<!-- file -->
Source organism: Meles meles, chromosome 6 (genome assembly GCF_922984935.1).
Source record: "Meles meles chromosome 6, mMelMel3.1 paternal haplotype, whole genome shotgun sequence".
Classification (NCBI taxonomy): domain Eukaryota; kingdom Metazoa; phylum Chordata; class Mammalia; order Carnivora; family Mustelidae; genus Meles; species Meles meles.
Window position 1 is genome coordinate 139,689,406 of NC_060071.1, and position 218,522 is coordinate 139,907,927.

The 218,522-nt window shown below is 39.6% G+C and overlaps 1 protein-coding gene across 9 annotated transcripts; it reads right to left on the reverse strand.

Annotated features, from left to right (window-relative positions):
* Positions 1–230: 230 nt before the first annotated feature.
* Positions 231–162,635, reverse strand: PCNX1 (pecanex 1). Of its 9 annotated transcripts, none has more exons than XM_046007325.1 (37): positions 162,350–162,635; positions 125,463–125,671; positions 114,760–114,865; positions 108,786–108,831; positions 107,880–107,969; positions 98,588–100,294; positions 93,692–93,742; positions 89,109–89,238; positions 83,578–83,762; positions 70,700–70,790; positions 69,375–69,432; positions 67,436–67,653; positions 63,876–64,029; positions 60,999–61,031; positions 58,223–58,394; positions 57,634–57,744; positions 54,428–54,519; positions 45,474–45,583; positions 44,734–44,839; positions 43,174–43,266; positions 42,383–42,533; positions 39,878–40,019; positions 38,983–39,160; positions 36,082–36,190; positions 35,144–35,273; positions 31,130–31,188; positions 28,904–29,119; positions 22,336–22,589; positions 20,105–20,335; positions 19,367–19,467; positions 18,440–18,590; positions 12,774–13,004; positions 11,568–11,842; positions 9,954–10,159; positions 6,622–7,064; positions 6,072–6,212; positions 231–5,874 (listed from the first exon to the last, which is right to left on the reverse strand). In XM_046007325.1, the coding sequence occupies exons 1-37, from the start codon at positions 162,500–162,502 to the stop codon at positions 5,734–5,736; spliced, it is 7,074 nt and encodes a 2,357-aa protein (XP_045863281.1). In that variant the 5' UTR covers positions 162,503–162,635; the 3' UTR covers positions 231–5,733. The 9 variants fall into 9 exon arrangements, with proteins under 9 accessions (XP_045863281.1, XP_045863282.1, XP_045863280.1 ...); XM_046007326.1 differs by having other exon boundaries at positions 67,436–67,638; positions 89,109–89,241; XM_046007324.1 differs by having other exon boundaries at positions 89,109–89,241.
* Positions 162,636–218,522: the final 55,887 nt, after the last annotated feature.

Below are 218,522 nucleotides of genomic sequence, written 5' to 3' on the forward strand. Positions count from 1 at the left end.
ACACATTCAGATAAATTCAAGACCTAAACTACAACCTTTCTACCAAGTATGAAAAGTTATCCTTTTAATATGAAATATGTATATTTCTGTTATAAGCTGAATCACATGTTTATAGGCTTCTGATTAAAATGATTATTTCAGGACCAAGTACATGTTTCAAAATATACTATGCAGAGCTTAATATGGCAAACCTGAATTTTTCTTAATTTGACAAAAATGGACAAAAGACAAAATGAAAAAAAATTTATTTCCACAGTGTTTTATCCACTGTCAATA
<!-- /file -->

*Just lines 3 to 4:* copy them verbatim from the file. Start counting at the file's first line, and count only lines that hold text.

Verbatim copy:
Classification (NCBI taxonomy): domain Eukaryota; kingdom Metazoa; phylum Chordata; class Mammalia; order Carnivora; family Mustelidae; genus Meles; species Meles meles.
Window position 1 is genome coordinate 139,689,406 of NC_060071.1, and position 218,522 is coordinate 139,907,927.